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Onion prices, forest land rights, loan waivers — 10,000 farmers march to Mumbai for ‘unmet demands’

The march began at Nashik and is likely to reach Mumbai on 20 March. The farmers' 17-point charter includes demands they say have been unmet for as long as 5 years. Meeting with Shinde govt tomorrow.

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Mumbai: Around 10,000 farmers led by the All India Kisan Sabha (AIKS) are heading to Mumbai with a set of 17 demands including remunerative prices for their produce, especially onions. Their march, which started from Dindori town in Maharashtra’s Nashik district, is likely to reach the state capital by 20 March.

The Eknath Shinde government has announced that it will hold a meeting with farmer leaders Wednesday and try to address their issues.

Key among the farmers’ concerns is the falling onion prices — rates per quintal have dropped to Rs 700 this month from around Rs 1,100 in February. Farmers from Lasalgaon and Pimpalgaon — home to large wholesale onion mandis — have been protesting for more than two weeks as prices dropped to Rs 2 per kg. 

The farmers are seeking Rs 2,000 per quintal for onions, an immediate subsidy of Rs 600 per quintal, along with change in export policies. Their other demands include remunerative prices for cotton, soyabean, tur, green gram, milk, and hirda. 

Apart from these, the long standing demand of implementation of the Forest Rights Act is also a pressing demand of the AIKS.

This is the third such long march in the last five years, with the first one held in March 2018, when around 40,000 farmers including adivasis reached Mumbai, covering around 200 km on foot. Their demands included forest land rights, unconditional loan and electricity bill waivers, pension scheme, MSP among others.

Speaking to ThePrint, Ajit Navale, AIKS joint secretary, said the latest protest is not limited to a few districts but is ongoing statewide. 

“There is a lot of resentment among farmers and it is not just about one district…We want government intervention and our demands should be met. We will continue to march until then,” he further said, adding that so far, farmers from Vidarbha and Marathwada have also joined them and they are expecting the number to swell to 40,000-50,000 as the march proceeds.

The state government was to hold a meeting with the farmer leaders Tuesday, but it was postponed by a day.

“The state government will hold a dialogue with farmer leaders tomorrow. Farmers have started their long march from Nashik with their various demands,” Dada Bhuse, guardian minister of Nashik district, said in assembly Tuesday.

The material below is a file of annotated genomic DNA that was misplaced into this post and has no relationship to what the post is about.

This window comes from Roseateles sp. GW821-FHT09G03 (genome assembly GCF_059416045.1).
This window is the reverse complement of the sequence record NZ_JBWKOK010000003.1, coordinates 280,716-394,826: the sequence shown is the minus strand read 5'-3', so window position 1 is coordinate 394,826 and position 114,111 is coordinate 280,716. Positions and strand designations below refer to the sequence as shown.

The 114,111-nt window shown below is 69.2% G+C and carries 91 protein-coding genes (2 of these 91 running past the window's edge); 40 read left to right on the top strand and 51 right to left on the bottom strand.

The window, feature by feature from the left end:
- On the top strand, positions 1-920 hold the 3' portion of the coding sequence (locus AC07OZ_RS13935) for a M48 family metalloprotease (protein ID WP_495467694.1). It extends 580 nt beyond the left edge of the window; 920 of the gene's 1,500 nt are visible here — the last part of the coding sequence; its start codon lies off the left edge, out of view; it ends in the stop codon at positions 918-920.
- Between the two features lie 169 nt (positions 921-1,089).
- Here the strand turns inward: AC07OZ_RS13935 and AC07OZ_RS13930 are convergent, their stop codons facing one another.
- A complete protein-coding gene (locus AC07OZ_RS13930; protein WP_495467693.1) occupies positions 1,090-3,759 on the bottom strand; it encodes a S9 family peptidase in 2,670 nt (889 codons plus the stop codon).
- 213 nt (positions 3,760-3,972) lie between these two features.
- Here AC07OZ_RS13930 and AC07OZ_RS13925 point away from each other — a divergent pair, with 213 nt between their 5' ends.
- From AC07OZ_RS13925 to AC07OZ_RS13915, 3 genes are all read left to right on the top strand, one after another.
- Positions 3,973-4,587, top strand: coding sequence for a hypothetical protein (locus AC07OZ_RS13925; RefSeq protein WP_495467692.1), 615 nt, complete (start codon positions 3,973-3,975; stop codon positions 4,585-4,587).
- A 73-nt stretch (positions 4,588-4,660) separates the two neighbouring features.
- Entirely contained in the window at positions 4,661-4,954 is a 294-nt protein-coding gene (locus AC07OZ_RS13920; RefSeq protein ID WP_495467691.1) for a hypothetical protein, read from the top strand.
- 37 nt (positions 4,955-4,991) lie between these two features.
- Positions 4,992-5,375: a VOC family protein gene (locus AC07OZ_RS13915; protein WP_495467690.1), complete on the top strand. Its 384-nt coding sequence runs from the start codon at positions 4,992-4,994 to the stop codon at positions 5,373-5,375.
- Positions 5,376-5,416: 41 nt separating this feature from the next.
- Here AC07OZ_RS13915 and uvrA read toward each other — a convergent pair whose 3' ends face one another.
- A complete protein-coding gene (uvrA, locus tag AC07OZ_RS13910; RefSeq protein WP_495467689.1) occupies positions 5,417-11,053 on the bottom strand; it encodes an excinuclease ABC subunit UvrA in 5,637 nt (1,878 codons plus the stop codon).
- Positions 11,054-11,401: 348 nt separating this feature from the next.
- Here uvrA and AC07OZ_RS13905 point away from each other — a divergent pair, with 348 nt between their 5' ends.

The opposition has also been putting pressure on the government. Ajit Pawar, leader of opposition in assembly said in the house Tuesday, “Farmers are walking in scorching heat towards Mumbai for their demands. Today’s meeting was cancelled. The government should immediately hold talks with them and try to find solutions to their problems.”

Also Read: ‘What option do we have other than suicide?’ Onion farmers in Maharashtra cry for help amid crashing prices

‘Unmet demands’ going back 5 years

In the case of the 2018 long farmers’ march, the then Devendra Fadnavis-led government had promised implementation of their demands. However, since they were not fulfilled, the AIKS walked again in March 2019. Again, the government held talks with AIKS leaders and gave them assurances, after which the march was suspended after covering 10 km. 

In 2018, when the farmers marched from Nashik to Mumbai, their primary demand was right to forest land and waiver of loans. They wanted complete implementation of the loan waiver scheme announced in 2017, implementation of the Forest Rights Act 2006, and compensation to cotton farmers whose crops were damaged due to bollworm infestation, unseasonal rains and hailstorms.
Fadnavis had said that claims/appeals for forest rights would be cleared within six months. However, according to Navale, most of the demands have not been implemented on ground, due to which they are raising the same demands again.

“We had protested and taken out march earlier as well. But no promise has been fulfilled yet. There were assurances but nothing was implemented and so we are compelled to take out this march again,” said AIKS leader Navale, quoted earlier. 

On Monday, Chief Minister Eknath Shinde had announced a Rs 300 per quintal ex-gratia subsidy to affected onion farmers. “There is a bumper crop of red onions in the market now. This is the prime reason for the fall of prices. This is a perishable crop so it does not come under the minimum price act. The state government has appointed a committee to find solutions to the issue, and it has suggested per quintal financial help,” he had said in assembly.

However, the AIKS rejected this and demanded at least Rs 600 per quintal as aid. Farmers also sought 12-hour power supply during day time and immediate financial help for crop damage due to unseasonal rains.

(Edited by Gitanjali Das)

Also Read: SKM facing factionalism, rebellions in unions. What it means for farmers’ movement


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